When you’re wondering how you can get acclaimed as an author, writing contests rarely come to mind. You mostly think about getting active on Goodreads, starting your Facebook fan page, and collaborating with Instagram influencers, who could promote your work. What if a writing contest is exactly what you need?
Yes; it’s extra work that may sound too challenging. But you’re a writer, after all. Why would you have a problem with a writing challenge?
You’re still not sure about this? We’ll list the pros and cons of entering writing contest. After that, you decide!
The Pros of Entering Writing Contests
- A Writing Contest Will Help with Personal Branding
When you win a writing contest, it means you’re getting published. When you’re about to start publishing your work, this is the primary benefit you get.
Daniel Rudic, an editor at UK BestEssays, agrees with that: “If you enter a reliable and well-known writing contest and you become a laureate, you basically get free promotion. Publishers will get interested in your work. When you contact someone with a draft, you can include the win in your biography and it will certainly look good.”
- You Can Win a Cash Prize
Most contests have cash prizes, and let’s be honest: that’s the biggest motivation for writers to enter. L. Ron Hubbard’s Writers of the Future contest, for example, awards up to $1000 on every three months, and $5000 for the winner of the grand prize. Graywolf Press hosts a high-class writing contest with a prize of $12,000 plus publication.
- Contests Inspire You to Write
Let’s say you see a great essay contest with a topic “What our lives would look like without technology.” It’s a pretty simple topic at first sight. It looks like an assignment a high-school student would get. But when you scratch the surface, even the simplest topic can be turned into a beautiful, elaborate essay.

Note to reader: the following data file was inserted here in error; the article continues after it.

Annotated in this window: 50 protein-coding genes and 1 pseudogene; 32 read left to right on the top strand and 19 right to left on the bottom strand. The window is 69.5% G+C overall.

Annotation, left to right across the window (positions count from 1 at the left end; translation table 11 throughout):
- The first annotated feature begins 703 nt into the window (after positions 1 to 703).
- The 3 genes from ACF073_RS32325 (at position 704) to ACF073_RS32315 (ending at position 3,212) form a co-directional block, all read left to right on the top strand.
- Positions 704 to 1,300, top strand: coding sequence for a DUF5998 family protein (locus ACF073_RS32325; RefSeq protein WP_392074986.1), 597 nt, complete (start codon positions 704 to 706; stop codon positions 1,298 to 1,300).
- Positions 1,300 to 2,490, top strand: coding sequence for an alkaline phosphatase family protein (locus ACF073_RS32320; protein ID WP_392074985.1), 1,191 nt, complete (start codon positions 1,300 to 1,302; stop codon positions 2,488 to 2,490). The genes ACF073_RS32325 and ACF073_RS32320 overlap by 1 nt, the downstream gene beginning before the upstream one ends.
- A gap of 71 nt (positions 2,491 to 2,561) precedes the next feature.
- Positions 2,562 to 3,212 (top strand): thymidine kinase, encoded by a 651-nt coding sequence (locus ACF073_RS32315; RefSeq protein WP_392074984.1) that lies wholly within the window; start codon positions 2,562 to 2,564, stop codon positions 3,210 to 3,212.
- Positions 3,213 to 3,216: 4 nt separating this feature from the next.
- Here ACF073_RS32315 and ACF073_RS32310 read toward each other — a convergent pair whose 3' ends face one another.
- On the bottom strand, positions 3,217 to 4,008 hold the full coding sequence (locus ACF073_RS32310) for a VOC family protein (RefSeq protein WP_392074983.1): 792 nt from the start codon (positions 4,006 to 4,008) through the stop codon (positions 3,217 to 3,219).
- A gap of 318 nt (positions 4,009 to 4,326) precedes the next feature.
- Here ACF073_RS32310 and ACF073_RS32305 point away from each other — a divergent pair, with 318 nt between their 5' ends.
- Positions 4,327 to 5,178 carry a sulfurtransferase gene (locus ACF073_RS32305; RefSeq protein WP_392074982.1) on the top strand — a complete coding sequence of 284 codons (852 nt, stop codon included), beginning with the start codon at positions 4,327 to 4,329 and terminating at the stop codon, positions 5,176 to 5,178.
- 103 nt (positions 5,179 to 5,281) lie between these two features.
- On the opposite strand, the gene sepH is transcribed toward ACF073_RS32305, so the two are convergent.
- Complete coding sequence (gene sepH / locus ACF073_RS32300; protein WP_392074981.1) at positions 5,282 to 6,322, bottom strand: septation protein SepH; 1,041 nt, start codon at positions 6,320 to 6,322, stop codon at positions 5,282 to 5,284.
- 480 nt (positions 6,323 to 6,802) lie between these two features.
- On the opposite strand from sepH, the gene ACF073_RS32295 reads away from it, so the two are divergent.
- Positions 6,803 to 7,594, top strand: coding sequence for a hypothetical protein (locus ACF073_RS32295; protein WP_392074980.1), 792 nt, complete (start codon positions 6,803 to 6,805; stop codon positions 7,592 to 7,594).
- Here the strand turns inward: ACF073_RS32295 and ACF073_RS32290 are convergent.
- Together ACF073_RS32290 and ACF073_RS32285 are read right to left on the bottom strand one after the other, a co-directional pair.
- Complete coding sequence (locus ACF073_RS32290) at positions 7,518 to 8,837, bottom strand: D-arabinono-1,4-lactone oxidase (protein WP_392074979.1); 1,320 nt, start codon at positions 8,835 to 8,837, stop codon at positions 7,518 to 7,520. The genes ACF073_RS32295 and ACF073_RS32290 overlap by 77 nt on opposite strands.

The themes of writing contests can inspire you to research topics you’ve never been interested before. These challenges add new dimensions to your work, so you can benefit from them on the long term.
- They Teach You How to Manage Time
When you work on your big novel and you still don’t have a deal with a publisher, you tend to miss your own deadlines. You don’t feel inspired to write, so you just skip a day or two, until the procrastination turns to a week or two.
That can’t happen when you want to enter a writing contest. It comes with a deadline and if you miss it, your entry won’t be accepted. So you simply have to put yourself together and write that entry if you want to participate.
- You Don’t Have Much to Lose
Even though many contests come with an entry fee, you won’t lose much. Sure, you’ll lose that money if you don’t win, but you’ll have a polished out piece. You can publish it on your blog and trigger a discussion. You may even save it for an entry to another contest.
The Cons of Entering Writing Contests
- It May Bring the Worst Out of You
This is possibly the biggest disadvantage for most writers. They become overly competitive. When they don’t win, they feel like they’ve lost. They start criticizing the winning entries. They are firmly convinced that their work was better and it deserved the win.
If you realize you’re falling down that road, snap out of it! It’s your ego and it has to learn how to deal with competition. Another writer may win. Accept that. You’ll have your chance, too. You just need to keep writing.
- Some Contests Require Exclusive Submissions
Many contests will not allow you to submit the same piece anywhere else while they last. This means that you’ll have your work tied up in a single place over the course of several months. Maybe you’ll win and that will be great. But maybe you won’t and that means losing a lot of time, even though you’ll get the right to use that content once the contest wraps up.
- A Contest May Distract You from Your Big Goals
Let’s say you’re working on a novel. You spot a great contest for essays or short stories and you decide to enter. It’s fun and it inspires you to write, so you search for another contest to enter. One contest after another, and you may forget all about that big project that’s waiting for your attention.
Contests are great, but you mustn’t let them distract you from your real job as a writer.
Will a contest do you well? Absolutely! However, you must be aware of both the advantages and disadvantages, so you’ll gain the ultimate benefits from this opportunity.